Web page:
Ooh, I'll have to track those down. I also liked The Squares of the City, but more in a, "hmmm, that's an impressive thing do with the strictures you chose" way (it was based on the moves of a chess game).
posted by Chrysostom at 5:51 PM on September 9 [1 favorite]


Oh, my.

well that should keep me out of trouble for 5 more years

but after that ... watch out
posted by Twang at 6:23 PM on September 9


Just realized why there is a Vonnegut character named Kilgore Trout.

And he was a penniless pulp fiction author, no less. (Ambiguity intended.)
posted by loquacious at 6:23 PM on September 9


Yay! New politics thread! Yay! New escapist reading thread!
posted by sebastienbailard at 8:59 PM on September 9


The Sheep Look Up gets enormous respect from me and has since I read it 20 years ago.
posted by SteveLaudig at 9:37 PM on September 9 [1 favorite]


The list mentions "The Just City" by Jo Walton which I haven't read. But I've just finished her "Small Change" trilogy, an alternate history about a Britain sliding slowly into fascism after signing a peace treaty with Germany in 1941, and I thought it was one of the most grimly plausible dystopias I've read. Very very good.
posted by TheophileEscargot at 11:49 PM on September 9 [2 favorites]


Ah, here's a dystopian setting not many people have thought about: Harry Potter. Class ridden, antiquated and cruel notions of law and punishment, incompetent bureaucrats failing to hold the line against a racist agitator. It's not a nice place to live.


I also think I have to revisit what I said about The Stars my Destination. I'm not sure that "Women are treated as property" is so much dystopic, as a standard setting trope for Fantasy and Science Fiction. Is the status of women in TSmD really all that different from their second class status in A Mote in God's Eye? In this view, A Handmaid's Tale might be considered dystopic not so much because of the status of women in the story, but because it's told from the PoV of women, and truly extrapolates out the horror of such a society. Like the difference between "Gone with the Wind", and Gary Paulson's "Nightjohn". or Julius Lester's "Day of Tears".
posted by happyroach at 11:58 PM on September 9 [2 favorites]


I'm surprised Shades of Grey by Jasper Fforde wasn't on that list - it's one of the best recent dystopian novels I've read.
posted by bq at 12:02 AM on September 10 [4 favorites]


no KW Jeter

now that's an oversight
posted by philip-random at 12:08 AM on September 10


May I suggest the book, I Who Have Never Known Men. Heavy.

Yes, I read that probably 20 years ago now and it still sticks in the memory.
posted by tavella at 12:10 AM on September 10 [1 favorite]


HappyRoach: You forget how women were treated in Stars my Destination; for half the population, it's extremely fucking dystopic. But hey, unless they are forcibly used as breeding stock, I guess the treatment of women doesn't qualify something as dystopia.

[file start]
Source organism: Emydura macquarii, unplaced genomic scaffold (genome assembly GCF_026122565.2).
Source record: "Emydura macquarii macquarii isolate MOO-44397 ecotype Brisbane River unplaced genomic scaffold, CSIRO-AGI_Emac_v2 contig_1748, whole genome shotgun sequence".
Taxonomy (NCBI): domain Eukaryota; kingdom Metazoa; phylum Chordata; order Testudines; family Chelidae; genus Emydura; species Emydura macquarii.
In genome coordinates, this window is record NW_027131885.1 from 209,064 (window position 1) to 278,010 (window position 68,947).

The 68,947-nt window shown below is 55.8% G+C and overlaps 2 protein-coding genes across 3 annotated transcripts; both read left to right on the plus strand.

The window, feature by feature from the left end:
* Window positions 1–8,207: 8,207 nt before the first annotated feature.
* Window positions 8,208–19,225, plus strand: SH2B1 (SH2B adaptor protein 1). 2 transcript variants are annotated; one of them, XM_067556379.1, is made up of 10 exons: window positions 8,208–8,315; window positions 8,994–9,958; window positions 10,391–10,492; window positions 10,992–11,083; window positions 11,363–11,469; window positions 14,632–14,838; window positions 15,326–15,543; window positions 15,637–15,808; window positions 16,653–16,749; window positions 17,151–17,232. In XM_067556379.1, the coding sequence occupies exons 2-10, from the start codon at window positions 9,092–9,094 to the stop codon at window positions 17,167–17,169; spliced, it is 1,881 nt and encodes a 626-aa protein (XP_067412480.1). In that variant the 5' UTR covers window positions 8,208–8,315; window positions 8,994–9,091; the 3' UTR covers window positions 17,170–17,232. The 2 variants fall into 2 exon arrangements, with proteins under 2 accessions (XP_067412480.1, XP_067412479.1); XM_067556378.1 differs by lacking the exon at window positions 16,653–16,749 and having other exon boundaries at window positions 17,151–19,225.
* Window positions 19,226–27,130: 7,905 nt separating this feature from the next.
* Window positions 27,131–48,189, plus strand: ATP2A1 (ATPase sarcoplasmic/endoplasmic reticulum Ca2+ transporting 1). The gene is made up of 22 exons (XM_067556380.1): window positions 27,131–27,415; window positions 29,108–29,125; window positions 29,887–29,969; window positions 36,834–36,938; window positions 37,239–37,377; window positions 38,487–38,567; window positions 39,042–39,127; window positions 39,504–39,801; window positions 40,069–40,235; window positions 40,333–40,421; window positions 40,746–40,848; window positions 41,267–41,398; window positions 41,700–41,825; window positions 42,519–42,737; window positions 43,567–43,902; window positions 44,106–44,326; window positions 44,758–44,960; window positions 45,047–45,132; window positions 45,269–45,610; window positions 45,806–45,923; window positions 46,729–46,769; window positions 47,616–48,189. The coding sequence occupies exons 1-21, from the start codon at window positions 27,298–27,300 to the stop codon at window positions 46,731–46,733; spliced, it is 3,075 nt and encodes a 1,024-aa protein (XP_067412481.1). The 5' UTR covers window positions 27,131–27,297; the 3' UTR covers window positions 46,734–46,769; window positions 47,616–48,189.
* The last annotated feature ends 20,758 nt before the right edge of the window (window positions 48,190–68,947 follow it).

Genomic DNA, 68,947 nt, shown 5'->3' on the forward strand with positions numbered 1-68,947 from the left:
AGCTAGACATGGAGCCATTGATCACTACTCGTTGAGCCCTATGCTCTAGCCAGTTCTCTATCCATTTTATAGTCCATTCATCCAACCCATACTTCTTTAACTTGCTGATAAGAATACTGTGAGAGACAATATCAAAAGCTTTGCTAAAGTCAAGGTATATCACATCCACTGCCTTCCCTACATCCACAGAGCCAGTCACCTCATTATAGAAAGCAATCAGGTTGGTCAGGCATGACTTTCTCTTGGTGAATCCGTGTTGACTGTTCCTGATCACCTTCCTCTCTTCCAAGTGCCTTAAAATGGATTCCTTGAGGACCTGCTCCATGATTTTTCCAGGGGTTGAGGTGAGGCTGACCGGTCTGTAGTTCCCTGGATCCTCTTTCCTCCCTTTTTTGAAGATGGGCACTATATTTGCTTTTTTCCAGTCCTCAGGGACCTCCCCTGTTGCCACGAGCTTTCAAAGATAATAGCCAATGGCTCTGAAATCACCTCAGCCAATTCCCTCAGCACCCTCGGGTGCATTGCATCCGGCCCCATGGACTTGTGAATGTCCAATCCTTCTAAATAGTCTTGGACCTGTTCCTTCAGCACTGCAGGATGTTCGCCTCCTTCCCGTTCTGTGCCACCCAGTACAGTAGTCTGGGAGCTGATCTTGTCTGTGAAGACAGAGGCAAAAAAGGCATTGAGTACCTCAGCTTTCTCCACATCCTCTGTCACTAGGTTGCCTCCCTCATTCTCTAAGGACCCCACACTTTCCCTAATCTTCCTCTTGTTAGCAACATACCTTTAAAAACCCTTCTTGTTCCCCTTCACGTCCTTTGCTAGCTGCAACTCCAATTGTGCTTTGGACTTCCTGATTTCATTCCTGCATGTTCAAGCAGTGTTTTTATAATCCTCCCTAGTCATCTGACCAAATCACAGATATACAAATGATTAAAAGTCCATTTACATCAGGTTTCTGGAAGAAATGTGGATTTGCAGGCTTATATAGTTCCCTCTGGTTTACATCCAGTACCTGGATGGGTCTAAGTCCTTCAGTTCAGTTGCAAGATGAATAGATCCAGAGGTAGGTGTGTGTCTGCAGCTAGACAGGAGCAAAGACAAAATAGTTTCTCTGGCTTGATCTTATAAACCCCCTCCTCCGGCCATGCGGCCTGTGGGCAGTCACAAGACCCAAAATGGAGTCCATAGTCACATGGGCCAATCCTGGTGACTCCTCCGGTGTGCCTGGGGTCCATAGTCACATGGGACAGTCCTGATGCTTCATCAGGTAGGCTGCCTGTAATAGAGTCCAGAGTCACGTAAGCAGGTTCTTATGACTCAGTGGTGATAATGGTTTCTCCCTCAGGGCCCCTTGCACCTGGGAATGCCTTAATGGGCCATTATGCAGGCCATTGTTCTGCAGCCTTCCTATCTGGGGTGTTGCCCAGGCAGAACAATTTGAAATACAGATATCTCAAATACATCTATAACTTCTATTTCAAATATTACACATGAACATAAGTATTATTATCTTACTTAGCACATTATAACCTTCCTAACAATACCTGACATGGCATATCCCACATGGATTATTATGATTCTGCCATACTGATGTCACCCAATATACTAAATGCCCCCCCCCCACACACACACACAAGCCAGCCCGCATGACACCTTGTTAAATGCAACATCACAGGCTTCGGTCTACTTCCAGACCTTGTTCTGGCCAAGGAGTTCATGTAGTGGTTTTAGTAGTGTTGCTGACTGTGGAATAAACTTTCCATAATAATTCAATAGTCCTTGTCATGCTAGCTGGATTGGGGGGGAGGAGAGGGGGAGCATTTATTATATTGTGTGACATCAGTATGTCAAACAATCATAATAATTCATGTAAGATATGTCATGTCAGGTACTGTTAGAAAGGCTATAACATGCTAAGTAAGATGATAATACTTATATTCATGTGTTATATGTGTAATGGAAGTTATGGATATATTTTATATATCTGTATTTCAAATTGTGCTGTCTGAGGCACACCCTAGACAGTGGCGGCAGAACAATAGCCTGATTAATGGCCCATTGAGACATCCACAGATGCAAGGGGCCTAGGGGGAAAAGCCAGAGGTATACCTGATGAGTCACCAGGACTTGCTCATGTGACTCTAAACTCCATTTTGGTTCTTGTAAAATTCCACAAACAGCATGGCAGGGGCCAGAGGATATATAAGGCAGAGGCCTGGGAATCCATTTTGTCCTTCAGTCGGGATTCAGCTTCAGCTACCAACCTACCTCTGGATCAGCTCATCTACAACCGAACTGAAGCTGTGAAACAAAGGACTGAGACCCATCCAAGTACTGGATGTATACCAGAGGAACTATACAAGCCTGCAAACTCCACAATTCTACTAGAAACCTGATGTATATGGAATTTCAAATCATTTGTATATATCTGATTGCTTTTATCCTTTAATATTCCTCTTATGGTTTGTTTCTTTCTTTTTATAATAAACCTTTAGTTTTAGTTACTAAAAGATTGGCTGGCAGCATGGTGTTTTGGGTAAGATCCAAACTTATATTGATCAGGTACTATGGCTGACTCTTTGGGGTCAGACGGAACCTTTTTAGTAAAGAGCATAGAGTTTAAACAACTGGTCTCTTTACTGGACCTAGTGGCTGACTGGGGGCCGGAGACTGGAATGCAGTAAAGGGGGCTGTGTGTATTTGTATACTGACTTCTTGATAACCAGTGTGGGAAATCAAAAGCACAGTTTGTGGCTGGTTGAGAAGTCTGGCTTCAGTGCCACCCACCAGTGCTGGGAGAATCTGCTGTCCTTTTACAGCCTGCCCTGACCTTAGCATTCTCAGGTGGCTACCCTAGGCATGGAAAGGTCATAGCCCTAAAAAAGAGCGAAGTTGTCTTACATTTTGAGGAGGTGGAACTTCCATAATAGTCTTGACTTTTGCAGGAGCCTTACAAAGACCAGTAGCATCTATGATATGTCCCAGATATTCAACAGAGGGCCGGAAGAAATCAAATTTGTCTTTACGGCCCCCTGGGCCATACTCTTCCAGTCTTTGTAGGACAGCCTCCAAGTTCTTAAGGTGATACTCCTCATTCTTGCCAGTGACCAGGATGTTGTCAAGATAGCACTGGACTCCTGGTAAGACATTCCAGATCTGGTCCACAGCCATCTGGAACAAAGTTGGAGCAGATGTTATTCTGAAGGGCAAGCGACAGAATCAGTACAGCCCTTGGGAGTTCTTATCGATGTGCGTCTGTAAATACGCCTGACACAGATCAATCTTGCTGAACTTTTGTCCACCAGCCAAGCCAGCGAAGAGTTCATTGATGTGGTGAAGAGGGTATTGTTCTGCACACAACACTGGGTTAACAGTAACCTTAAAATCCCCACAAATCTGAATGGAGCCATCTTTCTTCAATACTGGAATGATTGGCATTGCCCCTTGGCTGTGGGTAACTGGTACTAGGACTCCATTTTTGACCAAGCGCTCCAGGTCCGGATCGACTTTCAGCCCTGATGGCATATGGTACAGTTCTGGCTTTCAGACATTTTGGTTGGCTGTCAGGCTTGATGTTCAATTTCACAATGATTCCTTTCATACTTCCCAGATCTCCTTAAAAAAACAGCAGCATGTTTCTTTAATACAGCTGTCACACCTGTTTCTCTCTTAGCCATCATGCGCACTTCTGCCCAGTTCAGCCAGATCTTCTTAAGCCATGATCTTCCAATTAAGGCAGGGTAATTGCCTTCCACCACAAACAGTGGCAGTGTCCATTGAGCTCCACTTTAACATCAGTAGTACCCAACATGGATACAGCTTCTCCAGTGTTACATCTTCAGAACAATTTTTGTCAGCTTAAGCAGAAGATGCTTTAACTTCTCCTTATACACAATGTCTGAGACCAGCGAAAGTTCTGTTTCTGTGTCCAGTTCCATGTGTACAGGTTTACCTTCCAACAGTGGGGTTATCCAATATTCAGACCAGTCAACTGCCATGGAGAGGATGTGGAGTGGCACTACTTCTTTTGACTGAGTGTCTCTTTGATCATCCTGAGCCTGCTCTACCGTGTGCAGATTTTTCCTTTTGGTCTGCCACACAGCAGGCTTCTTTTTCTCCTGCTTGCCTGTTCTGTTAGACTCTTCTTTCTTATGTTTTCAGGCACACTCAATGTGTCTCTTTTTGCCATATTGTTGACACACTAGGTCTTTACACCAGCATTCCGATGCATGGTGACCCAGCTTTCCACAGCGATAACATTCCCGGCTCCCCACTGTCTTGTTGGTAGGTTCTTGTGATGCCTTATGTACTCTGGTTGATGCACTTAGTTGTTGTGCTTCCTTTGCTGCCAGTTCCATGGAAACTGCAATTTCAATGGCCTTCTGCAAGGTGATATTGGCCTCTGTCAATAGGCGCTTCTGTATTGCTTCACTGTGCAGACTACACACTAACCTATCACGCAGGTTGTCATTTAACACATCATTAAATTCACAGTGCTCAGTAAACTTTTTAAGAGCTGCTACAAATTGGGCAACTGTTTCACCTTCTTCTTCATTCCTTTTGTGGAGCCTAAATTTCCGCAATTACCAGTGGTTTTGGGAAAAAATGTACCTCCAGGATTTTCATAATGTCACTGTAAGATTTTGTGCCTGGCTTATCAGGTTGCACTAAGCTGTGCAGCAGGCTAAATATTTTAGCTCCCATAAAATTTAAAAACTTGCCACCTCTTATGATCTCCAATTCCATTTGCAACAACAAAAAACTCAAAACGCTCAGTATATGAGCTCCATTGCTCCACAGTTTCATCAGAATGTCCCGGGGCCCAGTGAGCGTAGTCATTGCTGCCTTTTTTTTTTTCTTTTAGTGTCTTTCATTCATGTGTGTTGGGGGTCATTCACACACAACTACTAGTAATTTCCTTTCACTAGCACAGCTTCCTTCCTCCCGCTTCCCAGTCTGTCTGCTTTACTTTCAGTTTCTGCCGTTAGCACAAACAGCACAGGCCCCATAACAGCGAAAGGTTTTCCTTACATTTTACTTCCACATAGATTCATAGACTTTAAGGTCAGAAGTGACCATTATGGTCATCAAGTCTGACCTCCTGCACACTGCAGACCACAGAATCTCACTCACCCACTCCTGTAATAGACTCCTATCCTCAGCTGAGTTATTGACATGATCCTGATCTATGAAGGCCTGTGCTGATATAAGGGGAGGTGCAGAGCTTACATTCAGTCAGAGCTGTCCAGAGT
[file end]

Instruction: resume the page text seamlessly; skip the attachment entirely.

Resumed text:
The question is, how is Bester's society different from that of the time he wrote it? Breeding stock? From the viewpoint of the males running the show, perhaps, but was that different from pre-birth control society generally? Certainly not different in the European era Bester used as a template, at least for the class he was talking about.
Now, if you want to argue that all fiction is dystopic before some given point in time, then you may be correct.
posted by CCBC at 3:44 AM on September 10


HappyRoach, I just read your followup post. That bit about The Handmaid's Tale -- I don't know, but it got me thinking. Is dystopia even conceivable unless there are agreed standards of norm-topia? And if those norms include institutions such as slavery, then what? Thomas More's Utopian society was pretty dystopic from our perspective.
posted by CCBC at 3:51 AM on September 10


TheophileEscargot, the Just City is wonderful but it's the point in that list where I went from grumbling sottovoce "that's hardly dystopian, that? Why is that on this silly list" to flat out loud this list sucks. The Small Change books are much more dystopian - if so dark that I can't read them and I've read just about everything Jo Walton has ever written, twice. The Just City books (there are also three!) are really strange. They're philosophical allegories that are very upfront about being philosophical allegories. But they are also good (if a tad slow moving) fiction: at the same time the characters are discussing philosophy they're also ..having a plot which is moving forward and changing and revealing complexity, etc. They are like the literary equivalent of this painting. I recommend them highly if you are into novels of ideas. But there is nothing dystopic about them.
posted by mygothlaundry at 4:13 AM on September 10 [3 favorites]


> "You forget how women were treated in Stars my Destination; for half the population, it's extremely fucking dystopic."